New research undertaken by the National Children’s Bureau (NCB) on behalf of BookTrust, the largest children’s reading charity in the UK, shows that 90% of foster carers who read with their child say it has made a positive impact on the relationship between them. Shared reading helped foster carers to connect with their child, helped them to understand and talk about issues in their child’s life and increased their child’s self- esteem.
Diana Gerald, BookTrust Chief Executive, said:
“Shared reading is linked to a wide range of life outcomes and we are delighted this new research highlights the positive impact reading can have on the relationship between carers and their children. We look forward to working with practitioners to support carers with inspiring a love of books in their children.”
Three quarters of carers surveyed agreed that reading had many educational benefits for their child such as helping to widen a child’s vocabulary, feed imagination, help with school work and build communications skills. Foster carers can be important reading role models for children, with the research highlighting a link between carers’ reading habits and their children’s reading habits.
The research showed the more time foster carers spent reading certain materials, the more time their child spent reading the same materials. This included magazines, newspapers, websites and blogs, comics, audio books, fiction books and non-fiction books.
Lemn Sissy MBE, Author, Playwright and Patron of The Letterbox Club, said:
“It’s brilliant to see this new research shine a light on the importance of shared reading for children in care. It is equally important for these children to be encouraged to read with carers as there will often be a talent within their child that needs and deserves specific attention. BookTrust’s Letterbox Club programme, of which I am a Patron, offers children in care access to stories and books that they may not otherwise have benefited from. There are many heroes in children’s literature who are foster children; Harry Potter was a foster child and orphaned, Paddington Bear was fostered and BFG character Sofia lived in a children’s home. I would urge foster carers to help boost their child’s self-esteem by showing them that these extraordinary characters they admire, are the greatest example of children in care.”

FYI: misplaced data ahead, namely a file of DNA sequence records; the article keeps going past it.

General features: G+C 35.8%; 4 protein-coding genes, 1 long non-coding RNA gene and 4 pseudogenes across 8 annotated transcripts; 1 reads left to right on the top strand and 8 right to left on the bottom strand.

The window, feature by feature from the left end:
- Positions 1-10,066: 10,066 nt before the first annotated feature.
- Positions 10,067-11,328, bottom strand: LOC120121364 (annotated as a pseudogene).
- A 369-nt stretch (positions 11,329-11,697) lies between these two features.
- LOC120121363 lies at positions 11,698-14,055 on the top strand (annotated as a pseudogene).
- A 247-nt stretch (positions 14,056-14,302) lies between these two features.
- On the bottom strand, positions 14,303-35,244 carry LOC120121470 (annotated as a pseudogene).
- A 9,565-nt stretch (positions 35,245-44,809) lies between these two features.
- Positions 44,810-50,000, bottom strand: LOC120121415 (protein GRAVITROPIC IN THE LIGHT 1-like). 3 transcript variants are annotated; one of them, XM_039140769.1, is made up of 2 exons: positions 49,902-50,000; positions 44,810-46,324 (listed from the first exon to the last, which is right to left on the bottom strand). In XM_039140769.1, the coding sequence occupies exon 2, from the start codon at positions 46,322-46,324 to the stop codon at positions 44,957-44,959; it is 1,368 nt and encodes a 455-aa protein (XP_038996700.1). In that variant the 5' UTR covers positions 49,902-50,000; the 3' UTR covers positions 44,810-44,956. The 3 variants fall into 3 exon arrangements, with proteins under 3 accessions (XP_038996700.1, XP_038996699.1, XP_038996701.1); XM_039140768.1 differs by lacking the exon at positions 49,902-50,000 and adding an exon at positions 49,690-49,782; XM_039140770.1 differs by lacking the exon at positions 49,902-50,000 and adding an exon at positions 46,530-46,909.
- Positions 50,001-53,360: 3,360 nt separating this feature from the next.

But the research also highlighted the difficulties that foster families face, with nearly half of the carers surveyed not reading with their child on a daily basis, and 1 in 6 foster carers never or hardly ever reading with their foster child. Almost a third of carers reported not finding books their children enjoy as a barrier to shared reading and over half said their children struggled to concentrate when reading.
Four in ten foster children were considered to be below average in their reading levels by their foster carers. But despite this, only 46% of foster carers reported receiving support with helping their foster child to read. This suggests that more tailored help from libraries, schools, children’s centres, nursery schools and local authorities, and improved access to books, would be a huge benefit to these families. BookTrust looks forward to working with practitioners to ensure any further reading support developed meets the needs of families and fits in with the valuable services already provided by these practitioners.
This research also confirms the importance of stability in foster placements, as those children who had been in their current placement for longer, read more frequently with their carer.
Anna Feuchtwang, Chief Executive of the National Children’s Bureau, said:
“Reading with a parent is an enjoyable way to develop literacy skills that can stand a child in good stead for the rest of their lives. But it is especially important that we support reading by foster children – who make up the majority of children in care – as foster carers often say these children’s reading levels lag behind others.
“This year, the new Government must confirm its commitment to the value of reading in its stocktake of foster care in England, not simply as a cornerstone of education but as an enjoyable way of building better relationships within foster families and strengthening children’s communication skills.”
BookTrust provides enjoyable educational support for children aged 3-13 who are looked-after through its award-winning programme The Letterbox Club, which reaches 11,000 children across the UK each year. The programme is managed by BookTrust in partnership with the University of Leicester. Children are sent a colourful parcel of books, maths games and stationery once every month for six months which can improve children’s reading and numeracy and encourage enjoyment of reading by owning their own books.